But again, times have changed. At this year’s Great American Beer Festival, 279 beers were entered into the “American Style India Pale Ale” category. The once unique IPA has become almost as painfully ubiquitous as its yellow fizzy counterparts. Even big brewers have jumped on the IPA bandwagon. Anheuser-Busch bought out Chicago’s Goose Island Brewery in 2011, adding (among other craft beers) a well-established IPA to their roster.
So yes, though craft beers used to taste different than the norm, which could be considered “better,” the “us versus them” idea of “unique” versus “bland” is outdated. Nowadays, consumers have seemingly endless options. There’s plenty of everything to go around, whether it be a new unique sour or a “classic” Miller Lite.
3) Beer Choices Are Situational
Speaking of different styles, not every beer is fit for every occasion. David Chang, for instance, talks about how “cheap beer and spicy food go together like nothing else.” Of course. A light lager is great for palate cleansing. You know what doesn’t pair well with a Bud Light, though: a chocolate tart. Here’s where something like Brooklyn Brewery’s Black Chocolate Stout might be more fitting. In many ways, being one-sided with beer would be like taking a permanent stance on white versus red wine. Sure, you may prefer one, but both have their place in the right occasion – be it a food pairing, or even the weather.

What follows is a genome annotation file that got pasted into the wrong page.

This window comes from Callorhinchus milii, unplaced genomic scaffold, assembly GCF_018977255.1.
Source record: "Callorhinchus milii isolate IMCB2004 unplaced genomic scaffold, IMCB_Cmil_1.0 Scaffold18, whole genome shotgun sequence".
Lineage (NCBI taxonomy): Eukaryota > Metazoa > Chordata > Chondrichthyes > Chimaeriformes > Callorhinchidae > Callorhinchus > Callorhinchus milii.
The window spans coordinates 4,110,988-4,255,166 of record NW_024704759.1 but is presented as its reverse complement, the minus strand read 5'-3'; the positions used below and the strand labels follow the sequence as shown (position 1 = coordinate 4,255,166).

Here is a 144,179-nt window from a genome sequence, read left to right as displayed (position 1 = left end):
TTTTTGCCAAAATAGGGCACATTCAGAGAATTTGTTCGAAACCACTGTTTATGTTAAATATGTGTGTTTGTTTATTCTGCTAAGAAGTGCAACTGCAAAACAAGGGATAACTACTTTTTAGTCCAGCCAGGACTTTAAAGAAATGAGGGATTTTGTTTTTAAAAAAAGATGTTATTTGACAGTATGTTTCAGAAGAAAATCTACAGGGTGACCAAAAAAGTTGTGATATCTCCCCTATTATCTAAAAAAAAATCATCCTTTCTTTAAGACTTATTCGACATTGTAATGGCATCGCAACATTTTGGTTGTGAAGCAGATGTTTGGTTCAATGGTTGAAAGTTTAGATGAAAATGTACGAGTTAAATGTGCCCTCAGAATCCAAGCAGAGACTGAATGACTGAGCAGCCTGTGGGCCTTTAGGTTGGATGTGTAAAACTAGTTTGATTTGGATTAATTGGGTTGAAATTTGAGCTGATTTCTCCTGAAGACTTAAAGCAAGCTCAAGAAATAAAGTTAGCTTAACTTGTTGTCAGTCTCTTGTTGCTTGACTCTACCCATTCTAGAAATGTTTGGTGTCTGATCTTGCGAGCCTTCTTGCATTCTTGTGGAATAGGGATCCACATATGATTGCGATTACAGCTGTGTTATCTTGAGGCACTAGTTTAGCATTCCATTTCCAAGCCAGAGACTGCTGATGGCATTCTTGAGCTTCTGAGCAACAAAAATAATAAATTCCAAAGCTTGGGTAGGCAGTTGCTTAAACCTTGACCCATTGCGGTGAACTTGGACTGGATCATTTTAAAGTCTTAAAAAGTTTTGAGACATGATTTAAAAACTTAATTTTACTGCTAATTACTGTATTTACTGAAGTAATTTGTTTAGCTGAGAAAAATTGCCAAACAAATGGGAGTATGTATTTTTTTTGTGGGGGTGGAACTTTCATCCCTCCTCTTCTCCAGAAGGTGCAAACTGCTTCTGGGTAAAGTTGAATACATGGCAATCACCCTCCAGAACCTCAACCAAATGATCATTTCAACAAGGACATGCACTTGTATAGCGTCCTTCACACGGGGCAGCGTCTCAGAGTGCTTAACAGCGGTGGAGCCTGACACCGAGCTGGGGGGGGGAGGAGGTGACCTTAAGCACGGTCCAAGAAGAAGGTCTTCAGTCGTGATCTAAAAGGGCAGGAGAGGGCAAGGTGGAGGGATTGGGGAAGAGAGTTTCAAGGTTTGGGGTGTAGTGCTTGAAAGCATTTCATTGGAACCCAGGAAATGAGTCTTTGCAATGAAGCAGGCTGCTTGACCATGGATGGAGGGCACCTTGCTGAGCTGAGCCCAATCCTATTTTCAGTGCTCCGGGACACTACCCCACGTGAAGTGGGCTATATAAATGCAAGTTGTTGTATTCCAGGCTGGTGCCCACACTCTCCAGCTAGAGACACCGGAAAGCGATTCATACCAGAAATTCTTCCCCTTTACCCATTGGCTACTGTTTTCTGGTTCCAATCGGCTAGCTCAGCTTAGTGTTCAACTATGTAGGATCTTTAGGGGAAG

4) Cost Shouldn’t Create a Permanent Stance
The idea of comparing “cheap” versus “fancy” is also problematic. Cost doesn’t speak inherently to any sort of specific beer. The world has plenty of good bargains and expensive crap.
Still, let’s assume that craft beer is more expensive and mass market beer is cheaper. Following the wine analogy, would you ever take a firm stance on cheap wine versus expensive wine? Only a real jerk would complain after seeing an inexpensive bottle of red broken out at a dinner party. In lieu of an argument, a good guest would simply drink it, or at worse, politely decline. Similarly, who’s going to bitch about being poured a glass of Montrachet because they only indulge in Two Buck Chuck? Different people have different opinions on how money should be spent, but taking a stance on your drink choice based on its price (cheap or expensive) means you’re willing to overlook an even more important factor: the actual product itself.